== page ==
When I was writing books about the Padres, I always made a point of including chapters on the club's history. Sometimes they would be more recent, such as a recollection of the 1998 season or Tony Gwynn's 3000th hit. Other times they would go back further and examine, say, the best players by position in team history or the franchise's inaugural 1969 campaign.
As with any other research, I typically start with a question: What if the Rangers had taken Eddie Murray, Robin Yount, or Dave Winfield with the first pick in 1973 instead of David Clyde? Or if the Pirates had taken Mike Mussina in 1987 instead of Mark Merchant? What were some of the worst pitching seasons ever? (Matt Keough's 1982 says hello.) Was Cameron Drew seriously considered a better prospect than Craig Biggio? How might the Padres have fared had they signed Tim Raines as a free agent during the collusion era, or signed Todd Helton out of high school when they drafted him?
And sometimes it's just as simple as wanting to know more about the men that have played the game over the years. A voice that nags at me: People should know about Heinie Zimmerman, Spud Davis, or one of my all-time favorites, Max Bishop. Studying these people and their accomplishments keeps me connected to baseball while I wait for games to return. It is no substitute for fresh air and the crack of a wooden bat, but it beats the available alternatives. —Geoff Young
5. Catching Up on Baseball Books
I love buying books. The trouble is, I rarely find time to read them, so I find myself with shelves of unread tomes just waiting to have their bindings pinched. Baseball's regular season is usually the busiest time of the year for me, but I always find myself pining for ballgames during the sport's winter slumber. To pass the time, I combine my love of reading with my love of baseball and catch up on some baseball books. I anxiously anticipate the arrival of the annual baseball publications, but I also keep a few others on tap. This winter, I'm looking forward to diving into Joe Posnanski's The Soul of Baseball and Lawrence S. Ritter's The Glory of Their Times. —Stephani Bee
6. There's Only One Cure for Off-Season Blues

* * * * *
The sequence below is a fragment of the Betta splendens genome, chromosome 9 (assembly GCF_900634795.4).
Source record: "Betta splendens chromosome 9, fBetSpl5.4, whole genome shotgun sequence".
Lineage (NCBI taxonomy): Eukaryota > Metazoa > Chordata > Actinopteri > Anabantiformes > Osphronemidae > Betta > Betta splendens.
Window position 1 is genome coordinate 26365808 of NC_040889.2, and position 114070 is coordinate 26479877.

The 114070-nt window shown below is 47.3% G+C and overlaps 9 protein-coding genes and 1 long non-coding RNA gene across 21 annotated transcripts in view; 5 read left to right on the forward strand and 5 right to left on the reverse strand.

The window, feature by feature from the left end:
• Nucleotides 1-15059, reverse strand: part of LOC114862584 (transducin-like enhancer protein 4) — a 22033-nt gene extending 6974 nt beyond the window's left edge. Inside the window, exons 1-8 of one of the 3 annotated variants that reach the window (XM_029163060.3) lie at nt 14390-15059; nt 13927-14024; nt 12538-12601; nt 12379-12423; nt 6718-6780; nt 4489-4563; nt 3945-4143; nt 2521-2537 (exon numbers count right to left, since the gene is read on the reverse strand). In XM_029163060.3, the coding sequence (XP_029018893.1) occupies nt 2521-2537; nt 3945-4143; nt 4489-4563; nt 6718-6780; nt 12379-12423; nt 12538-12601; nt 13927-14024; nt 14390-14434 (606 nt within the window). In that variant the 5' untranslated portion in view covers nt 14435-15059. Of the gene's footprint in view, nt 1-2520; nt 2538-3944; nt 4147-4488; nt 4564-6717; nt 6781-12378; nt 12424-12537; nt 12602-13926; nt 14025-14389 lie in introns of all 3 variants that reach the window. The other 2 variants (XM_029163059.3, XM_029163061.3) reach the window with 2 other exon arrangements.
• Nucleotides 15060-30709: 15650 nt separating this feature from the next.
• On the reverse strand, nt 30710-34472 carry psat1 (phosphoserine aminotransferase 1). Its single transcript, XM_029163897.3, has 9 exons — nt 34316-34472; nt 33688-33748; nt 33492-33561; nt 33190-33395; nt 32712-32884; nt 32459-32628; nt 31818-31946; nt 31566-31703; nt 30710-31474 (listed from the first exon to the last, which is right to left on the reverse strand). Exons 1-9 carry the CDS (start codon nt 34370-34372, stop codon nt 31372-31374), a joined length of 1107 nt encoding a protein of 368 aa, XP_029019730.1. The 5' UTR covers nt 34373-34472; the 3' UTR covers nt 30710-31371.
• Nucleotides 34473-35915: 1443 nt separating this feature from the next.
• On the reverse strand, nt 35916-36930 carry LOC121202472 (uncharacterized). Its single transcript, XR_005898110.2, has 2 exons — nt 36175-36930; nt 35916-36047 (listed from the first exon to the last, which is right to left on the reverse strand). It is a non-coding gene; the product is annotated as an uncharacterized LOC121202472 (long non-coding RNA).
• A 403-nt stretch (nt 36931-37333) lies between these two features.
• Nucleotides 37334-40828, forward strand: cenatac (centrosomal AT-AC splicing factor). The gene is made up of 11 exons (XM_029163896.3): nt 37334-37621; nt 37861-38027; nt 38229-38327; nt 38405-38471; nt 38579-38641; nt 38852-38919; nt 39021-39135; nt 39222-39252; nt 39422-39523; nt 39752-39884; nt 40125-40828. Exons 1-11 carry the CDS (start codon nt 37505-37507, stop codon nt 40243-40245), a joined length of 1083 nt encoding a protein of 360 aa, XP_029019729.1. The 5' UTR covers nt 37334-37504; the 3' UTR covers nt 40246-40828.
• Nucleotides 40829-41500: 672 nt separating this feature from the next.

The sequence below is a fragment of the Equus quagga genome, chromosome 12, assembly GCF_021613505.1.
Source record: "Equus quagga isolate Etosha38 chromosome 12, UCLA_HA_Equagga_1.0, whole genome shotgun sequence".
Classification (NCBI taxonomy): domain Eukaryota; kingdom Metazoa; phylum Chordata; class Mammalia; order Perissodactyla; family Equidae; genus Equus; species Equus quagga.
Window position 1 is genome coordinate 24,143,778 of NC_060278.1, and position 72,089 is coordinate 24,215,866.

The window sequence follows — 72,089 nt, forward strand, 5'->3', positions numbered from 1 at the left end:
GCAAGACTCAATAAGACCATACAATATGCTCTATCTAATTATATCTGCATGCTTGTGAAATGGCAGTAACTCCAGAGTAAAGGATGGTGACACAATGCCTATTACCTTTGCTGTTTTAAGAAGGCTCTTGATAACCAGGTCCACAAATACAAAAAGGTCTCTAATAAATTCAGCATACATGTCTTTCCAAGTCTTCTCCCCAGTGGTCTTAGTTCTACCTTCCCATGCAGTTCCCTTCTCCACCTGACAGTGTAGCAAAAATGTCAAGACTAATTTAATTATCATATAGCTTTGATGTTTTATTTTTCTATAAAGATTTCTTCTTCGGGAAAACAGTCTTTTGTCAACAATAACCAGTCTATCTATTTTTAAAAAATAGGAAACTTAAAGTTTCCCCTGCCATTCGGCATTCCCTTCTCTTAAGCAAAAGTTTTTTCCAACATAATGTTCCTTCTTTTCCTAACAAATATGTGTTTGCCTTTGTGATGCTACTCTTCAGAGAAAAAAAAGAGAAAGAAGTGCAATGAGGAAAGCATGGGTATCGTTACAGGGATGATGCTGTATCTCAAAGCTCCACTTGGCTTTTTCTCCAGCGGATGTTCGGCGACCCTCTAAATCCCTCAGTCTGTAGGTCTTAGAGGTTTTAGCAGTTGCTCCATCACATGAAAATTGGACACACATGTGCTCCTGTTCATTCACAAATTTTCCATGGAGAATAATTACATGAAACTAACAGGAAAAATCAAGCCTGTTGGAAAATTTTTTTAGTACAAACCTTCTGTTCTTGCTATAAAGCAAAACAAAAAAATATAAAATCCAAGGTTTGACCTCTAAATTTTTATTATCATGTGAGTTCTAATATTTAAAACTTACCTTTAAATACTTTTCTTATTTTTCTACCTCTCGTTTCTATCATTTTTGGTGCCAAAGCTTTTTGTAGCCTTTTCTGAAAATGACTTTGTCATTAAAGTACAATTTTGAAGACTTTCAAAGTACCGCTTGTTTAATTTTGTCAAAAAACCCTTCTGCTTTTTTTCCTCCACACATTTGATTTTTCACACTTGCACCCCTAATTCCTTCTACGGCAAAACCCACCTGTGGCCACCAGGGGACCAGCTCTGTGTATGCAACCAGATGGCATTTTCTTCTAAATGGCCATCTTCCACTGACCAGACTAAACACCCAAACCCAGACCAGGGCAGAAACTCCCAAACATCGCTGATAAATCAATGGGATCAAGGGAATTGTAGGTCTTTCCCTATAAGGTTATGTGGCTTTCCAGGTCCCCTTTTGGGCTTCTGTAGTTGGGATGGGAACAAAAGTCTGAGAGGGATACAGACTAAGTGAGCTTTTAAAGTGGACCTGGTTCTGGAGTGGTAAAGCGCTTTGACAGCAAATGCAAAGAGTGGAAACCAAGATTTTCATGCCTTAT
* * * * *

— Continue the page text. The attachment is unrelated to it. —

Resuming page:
Hitting fungoes to my imaginary friends. —John Perrotto
7. R&R&R: Read, Research, and Recharge
Rogers Hornsby's oft-repeated winter to-do list—"stare out the window and wait for spring"—strikes me as a distinctly pre-Information Age plan for surviving the offseason. Now, we stare at our screens. And fortunately for us, there's much more to see while we're waiting: websites and winter leagues, mlb.tv and Twitter, baseball books and the WBC.
The winter we're just starting to slog through is the refractory period that follows the climactic end of the season. Since this is a family site, I won't take that metaphor much further, but the point is that the time we take now to recharge and reflect makes the next seven-month marathon possible. It's no substitute for new games, but it brings its own sense of satisfaction. It's when we discover things we don't know about the season we just saw, since there are never enough hours to see everything. It's when we focus on metafandom, catch up (or keep up) with the year's most brilliant baseball writing, and assess the implications of each move teams make. It's when we hear about Boras booklets and sources with knowledge of the negotiations and players' quests to be in the best shape of their lives. Immerse yourself in enough of the stuff surrounding the season, and you might find that by the time withdrawal really starts to set in, real baseball will be just about back again. —Ben Lindbergh
Thank you for reading